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Josephine Baker Photograph by Carl Van Vechten, 1949. Courtesy of the Library of Congress (LC-USZ62-93000).

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Baker, Josephine (03 June 1906–12 April 1975), dancer, singer, and civil rights activist, was born in St. Louis, Missouri, the daughter of Eddie Carson, a musician, and Carrie Macdonald. Her parents parted when Josephine was still an infant, and her mother married Arthur Martin, which has led to some confusion about her maiden name. Very little is known about her childhood, except that she was a witness to the East St. Louis riot in 1917. This event was often a feature of her talks in the 1950s and 1960s about racism and the fight for equality, which fostered the oft-repeated assertion that the family was resident in East St. Louis. Before the age of eighteen Josephine had been married twice, first to Willie Wells and then to William Baker, to whom she was married in Camden, New Jersey, in September 1921....

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Denver, John (31 December 1943–12 October 1997), singer, songwriter, and environmental activist, was born Henry John Deutschendorf, Jr., in Roswell, New Mexico, the son of Henry John “Dutch” Deutschendorf, an air force pilot, and Erma Swope Deutschendorf. Dutch Deutschendorf's military career forced the family to move often, and John grew up a shy, self-conscious loner with few friends. He began taking guitar lessons when he was eleven, and in high school he used his natural talent for playing and singing to gain popularity. From 1961 to 1964 he studied architecture at Texas Tech University, but he quit school in his junior year and moved to Los Angeles, where he hoped to devote himself full time to a music career. Taking the name “John Denver,” he began playing at small folk clubs in the area with some success. He became a member of the “Backporch Majority,” which played on the back porch of Ledbetter's, a club owned by Randy Sparks of the New Christy Minstrels, a popular folk group. But folk music was in transition at this time, as electric guitars and drums were more often being used, much to the dismay of traditionalists....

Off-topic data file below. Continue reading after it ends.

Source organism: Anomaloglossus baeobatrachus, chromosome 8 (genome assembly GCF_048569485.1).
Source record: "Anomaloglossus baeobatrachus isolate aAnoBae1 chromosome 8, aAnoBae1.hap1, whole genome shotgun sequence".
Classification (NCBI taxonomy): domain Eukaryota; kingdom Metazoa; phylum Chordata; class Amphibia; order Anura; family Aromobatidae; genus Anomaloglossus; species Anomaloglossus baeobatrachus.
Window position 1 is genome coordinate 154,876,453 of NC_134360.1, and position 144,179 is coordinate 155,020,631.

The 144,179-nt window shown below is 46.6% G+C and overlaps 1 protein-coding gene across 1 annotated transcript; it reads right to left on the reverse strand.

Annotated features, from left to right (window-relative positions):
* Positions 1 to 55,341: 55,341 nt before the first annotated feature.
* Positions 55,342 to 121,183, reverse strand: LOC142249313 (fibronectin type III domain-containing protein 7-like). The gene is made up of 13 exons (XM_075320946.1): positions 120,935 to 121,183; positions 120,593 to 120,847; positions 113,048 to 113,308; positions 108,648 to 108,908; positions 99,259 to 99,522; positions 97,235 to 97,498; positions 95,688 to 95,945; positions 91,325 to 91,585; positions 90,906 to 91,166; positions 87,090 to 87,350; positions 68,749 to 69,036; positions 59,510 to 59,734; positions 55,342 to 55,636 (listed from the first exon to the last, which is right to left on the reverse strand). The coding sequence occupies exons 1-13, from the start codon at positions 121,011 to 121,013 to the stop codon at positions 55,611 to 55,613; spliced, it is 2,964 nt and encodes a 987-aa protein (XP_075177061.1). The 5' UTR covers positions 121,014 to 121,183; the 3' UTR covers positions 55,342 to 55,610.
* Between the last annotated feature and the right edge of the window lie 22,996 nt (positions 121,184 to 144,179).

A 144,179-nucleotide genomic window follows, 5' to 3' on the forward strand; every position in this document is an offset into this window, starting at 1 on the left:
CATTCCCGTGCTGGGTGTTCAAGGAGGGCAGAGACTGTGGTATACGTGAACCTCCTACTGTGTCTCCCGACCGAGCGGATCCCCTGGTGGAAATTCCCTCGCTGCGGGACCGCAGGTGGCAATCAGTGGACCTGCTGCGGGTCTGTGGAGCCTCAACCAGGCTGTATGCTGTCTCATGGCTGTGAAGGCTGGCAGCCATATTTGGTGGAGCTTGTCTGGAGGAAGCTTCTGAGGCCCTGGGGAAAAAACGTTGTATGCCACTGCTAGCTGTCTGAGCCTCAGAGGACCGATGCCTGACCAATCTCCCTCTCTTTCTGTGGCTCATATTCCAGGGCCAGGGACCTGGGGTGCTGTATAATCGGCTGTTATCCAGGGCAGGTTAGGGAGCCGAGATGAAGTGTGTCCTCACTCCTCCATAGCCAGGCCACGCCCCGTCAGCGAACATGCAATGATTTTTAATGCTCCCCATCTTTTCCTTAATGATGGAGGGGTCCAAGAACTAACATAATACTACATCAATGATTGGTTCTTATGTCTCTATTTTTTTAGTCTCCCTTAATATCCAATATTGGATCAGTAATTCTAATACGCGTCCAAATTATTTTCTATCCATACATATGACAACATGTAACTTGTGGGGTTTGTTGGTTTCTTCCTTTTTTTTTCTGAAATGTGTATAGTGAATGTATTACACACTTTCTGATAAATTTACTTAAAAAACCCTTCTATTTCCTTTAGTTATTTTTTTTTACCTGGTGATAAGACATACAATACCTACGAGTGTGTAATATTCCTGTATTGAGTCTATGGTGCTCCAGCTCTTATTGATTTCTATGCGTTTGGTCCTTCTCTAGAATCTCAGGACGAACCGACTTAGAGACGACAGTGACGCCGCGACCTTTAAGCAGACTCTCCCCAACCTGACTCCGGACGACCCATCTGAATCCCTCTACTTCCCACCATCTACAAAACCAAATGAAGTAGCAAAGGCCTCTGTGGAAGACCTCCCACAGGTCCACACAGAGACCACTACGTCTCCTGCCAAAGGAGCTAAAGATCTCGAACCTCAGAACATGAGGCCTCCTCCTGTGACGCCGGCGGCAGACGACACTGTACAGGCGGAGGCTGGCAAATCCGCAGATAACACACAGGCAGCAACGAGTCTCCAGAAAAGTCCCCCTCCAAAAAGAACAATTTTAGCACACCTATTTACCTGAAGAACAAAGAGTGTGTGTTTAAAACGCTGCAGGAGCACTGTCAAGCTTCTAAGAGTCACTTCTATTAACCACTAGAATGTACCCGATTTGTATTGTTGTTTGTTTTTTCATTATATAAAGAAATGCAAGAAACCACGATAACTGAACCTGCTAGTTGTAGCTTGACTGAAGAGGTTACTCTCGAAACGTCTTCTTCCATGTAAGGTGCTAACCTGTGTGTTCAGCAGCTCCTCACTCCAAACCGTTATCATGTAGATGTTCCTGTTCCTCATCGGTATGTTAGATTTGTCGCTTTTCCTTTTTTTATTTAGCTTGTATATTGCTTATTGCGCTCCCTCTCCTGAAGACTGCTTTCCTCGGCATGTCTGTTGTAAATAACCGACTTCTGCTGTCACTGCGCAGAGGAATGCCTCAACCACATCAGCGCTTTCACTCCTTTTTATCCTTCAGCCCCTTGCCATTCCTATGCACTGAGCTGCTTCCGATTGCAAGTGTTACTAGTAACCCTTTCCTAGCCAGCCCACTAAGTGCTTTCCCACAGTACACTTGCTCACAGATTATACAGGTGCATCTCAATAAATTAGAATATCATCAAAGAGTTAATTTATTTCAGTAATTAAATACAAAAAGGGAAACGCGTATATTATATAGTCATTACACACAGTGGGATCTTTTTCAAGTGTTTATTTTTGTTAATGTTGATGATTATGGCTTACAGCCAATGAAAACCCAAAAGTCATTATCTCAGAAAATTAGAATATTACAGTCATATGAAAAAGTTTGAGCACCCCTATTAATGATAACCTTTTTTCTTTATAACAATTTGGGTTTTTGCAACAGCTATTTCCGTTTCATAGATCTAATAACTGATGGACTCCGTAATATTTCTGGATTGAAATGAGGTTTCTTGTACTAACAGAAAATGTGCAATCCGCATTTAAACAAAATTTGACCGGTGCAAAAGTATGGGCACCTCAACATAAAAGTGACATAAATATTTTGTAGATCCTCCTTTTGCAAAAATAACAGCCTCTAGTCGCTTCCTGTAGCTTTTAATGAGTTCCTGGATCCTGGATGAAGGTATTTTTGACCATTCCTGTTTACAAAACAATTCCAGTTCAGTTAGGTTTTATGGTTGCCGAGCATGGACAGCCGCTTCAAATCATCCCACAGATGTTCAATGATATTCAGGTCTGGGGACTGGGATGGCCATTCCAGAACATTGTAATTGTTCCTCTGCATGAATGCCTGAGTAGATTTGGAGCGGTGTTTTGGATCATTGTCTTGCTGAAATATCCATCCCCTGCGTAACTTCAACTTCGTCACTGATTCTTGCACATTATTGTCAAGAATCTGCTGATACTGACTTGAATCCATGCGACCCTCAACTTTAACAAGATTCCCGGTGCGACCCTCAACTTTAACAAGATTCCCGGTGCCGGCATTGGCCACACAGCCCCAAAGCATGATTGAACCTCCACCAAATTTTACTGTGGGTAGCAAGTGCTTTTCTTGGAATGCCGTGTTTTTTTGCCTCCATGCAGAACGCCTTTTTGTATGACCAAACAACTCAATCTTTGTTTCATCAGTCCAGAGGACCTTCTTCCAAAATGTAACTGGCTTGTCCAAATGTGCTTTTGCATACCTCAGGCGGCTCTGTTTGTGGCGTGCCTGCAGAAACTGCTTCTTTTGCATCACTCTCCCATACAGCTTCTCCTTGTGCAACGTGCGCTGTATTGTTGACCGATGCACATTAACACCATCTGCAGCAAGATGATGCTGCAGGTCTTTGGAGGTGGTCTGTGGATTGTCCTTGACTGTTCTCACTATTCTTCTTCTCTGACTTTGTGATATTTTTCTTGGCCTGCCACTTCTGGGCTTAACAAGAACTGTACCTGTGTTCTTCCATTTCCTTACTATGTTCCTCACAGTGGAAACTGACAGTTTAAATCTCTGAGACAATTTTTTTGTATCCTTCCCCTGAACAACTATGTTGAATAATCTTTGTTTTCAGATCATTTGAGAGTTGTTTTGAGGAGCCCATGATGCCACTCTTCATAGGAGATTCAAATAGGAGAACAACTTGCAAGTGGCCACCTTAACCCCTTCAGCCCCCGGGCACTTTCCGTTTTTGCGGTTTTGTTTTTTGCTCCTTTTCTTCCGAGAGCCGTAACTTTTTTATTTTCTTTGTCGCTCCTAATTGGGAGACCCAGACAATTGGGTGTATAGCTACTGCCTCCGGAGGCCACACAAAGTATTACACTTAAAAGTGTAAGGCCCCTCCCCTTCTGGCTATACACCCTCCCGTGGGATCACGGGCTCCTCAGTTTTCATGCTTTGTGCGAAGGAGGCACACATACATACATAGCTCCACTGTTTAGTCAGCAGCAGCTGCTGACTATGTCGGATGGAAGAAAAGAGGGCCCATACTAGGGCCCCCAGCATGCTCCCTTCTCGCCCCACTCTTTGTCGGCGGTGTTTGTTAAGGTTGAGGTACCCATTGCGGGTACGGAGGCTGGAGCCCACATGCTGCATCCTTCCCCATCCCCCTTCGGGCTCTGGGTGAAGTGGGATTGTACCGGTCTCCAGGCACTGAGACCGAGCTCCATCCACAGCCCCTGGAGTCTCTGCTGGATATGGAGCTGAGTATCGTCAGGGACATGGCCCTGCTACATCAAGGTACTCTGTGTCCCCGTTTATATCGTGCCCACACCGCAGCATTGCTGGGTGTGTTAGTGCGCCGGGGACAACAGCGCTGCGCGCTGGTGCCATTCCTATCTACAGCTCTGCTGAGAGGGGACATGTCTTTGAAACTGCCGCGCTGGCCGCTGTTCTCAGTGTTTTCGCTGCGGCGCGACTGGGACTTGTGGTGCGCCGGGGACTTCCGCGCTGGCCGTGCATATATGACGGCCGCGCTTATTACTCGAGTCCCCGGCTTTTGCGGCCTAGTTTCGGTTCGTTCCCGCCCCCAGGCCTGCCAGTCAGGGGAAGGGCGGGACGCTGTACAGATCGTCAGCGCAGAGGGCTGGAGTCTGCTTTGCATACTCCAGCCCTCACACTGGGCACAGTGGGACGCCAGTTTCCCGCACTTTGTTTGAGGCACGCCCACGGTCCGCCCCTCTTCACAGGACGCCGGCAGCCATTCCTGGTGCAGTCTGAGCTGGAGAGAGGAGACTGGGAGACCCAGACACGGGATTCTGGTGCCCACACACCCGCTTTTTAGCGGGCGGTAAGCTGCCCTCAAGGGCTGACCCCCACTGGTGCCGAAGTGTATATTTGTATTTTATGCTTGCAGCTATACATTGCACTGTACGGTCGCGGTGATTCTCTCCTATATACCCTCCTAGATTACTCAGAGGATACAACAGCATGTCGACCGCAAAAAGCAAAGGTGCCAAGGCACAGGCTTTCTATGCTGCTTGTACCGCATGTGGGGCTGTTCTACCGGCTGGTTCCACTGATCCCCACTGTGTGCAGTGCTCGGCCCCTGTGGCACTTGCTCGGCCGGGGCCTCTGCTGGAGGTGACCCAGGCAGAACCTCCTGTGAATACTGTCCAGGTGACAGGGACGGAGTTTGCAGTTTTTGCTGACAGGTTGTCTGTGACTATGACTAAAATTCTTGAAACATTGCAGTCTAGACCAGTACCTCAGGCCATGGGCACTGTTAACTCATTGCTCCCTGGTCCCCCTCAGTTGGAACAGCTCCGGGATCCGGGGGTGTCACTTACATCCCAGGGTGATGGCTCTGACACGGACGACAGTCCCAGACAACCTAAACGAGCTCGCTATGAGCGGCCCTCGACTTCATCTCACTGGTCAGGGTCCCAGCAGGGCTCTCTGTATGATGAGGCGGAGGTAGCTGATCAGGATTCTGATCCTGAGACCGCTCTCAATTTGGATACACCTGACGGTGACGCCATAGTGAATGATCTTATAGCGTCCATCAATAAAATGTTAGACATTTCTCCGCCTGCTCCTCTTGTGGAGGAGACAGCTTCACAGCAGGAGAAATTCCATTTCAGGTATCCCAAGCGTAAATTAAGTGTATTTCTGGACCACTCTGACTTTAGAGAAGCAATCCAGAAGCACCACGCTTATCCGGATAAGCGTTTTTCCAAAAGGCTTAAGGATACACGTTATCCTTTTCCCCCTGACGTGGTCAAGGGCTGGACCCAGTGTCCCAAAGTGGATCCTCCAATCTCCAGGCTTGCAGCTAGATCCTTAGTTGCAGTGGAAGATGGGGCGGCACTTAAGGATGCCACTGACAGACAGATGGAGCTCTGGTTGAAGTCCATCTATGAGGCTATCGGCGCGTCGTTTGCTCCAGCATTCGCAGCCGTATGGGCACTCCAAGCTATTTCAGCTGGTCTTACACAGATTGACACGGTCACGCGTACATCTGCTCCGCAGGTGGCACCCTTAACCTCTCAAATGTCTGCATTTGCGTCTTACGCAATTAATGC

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Fay, Amy Muller (21 May 1844–28 February 1928), pianist and musical activist, was born in Bayou Goula, Louisiana, the child of Charlotte Emily Hopkins and Charles Fay, both descended from prominent New England families. (She was christened Amelia but was known as Amy.) Her father, an Episcopalian minister, was the son of a leading judge, while her mother, the daughter of the first Episcopal bishop of Vermont, was herself a woman of great intellect. Amy grew up in St. Albans, Vermont, where her father opened a private school. She received her first musical instruction from her mother. After her mother’s death when Amy was twelve, she continued her music study with her older sisters, except for the summer of 1861, when she studied for a few weeks with Jan Pychowski at the normal school in Geneseo, New York....

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Scott E. Gac

Hutchinson Family Singers, musicians and reformers, comprised Adoniram Judson Joseph (14 Mar. 1817–11 Jan. 1859), John Wallace (4 Jan. 1821–29 Oct. 1908), Asa Burnham (14 Mar. 1823–25 Nov. 1884), Abigail Jemima (29 Aug. 1829–23 Nov. 1892), and sometimes ...

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The Hutchinson Family Singers. Left to right: Judson, Abby, John, and Asa Hutchinson. From the sheet music of their signature song, "The Old Granite State," published in 1843. Courtesy of George Fullerton.

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Paul Robeson As Othello. Photograph by Carl Van Vechten, 1944. Courtesy of the Library of Congress (LC-USZ62-111185).